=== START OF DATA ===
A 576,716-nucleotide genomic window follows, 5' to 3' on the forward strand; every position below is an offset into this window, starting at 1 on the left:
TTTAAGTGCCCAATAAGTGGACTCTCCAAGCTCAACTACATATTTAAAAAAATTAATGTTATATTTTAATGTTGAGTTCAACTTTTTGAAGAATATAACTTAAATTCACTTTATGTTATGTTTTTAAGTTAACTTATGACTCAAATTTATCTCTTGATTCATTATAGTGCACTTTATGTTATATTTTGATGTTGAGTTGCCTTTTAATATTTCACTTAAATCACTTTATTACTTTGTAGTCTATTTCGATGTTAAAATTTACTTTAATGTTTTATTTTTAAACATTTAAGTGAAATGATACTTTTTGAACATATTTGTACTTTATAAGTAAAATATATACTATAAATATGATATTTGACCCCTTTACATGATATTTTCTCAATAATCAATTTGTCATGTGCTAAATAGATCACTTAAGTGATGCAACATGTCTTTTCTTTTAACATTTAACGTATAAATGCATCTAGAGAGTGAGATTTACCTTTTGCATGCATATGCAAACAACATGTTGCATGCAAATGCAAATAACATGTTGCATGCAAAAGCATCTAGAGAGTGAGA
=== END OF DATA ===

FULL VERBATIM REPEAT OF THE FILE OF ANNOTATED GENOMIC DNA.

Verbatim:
A 576,716-nucleotide genomic window follows, 5' to 3' on the forward strand; every position below is an offset into this window, starting at 1 on the left:
TTTAAGTGCCCAATAAGTGGACTCTCCAAGCTCAACTACATATTTAAAAAAATTAATGTTATATTTTAATGTTGAGTTCAACTTTTTGAAGAATATAACTTAAATTCACTTTATGTTATGTTTTTAAGTTAACTTATGACTCAAATTTATCTCTTGATTCATTATAGTGCACTTTATGTTATATTTTGATGTTGAGTTGCCTTTTAATATTTCACTTAAATCACTTTATTACTTTGTAGTCTATTTCGATGTTAAAATTTACTTTAATGTTTTATTTTTAAACATTTAAGTGAAATGATACTTTTTGAACATATTTGTACTTTATAAGTAAAATATATACTATAAATATGATATTTGACCCCTTTACATGATATTTTCTCAATAATCAATTTGTCATGTGCTAAATAGATCACTTAAGTGATGCAACATGTCTTTTCTTTTAACATTTAACGTATAAATGCATCTAGAGAGTGAGATTTACCTTTTGCATGCATATGCAAACAACATGTTGCATGCAAATGCAAATAACATGTTGCATGCAAAAGCATCTAGAGAGTGAGA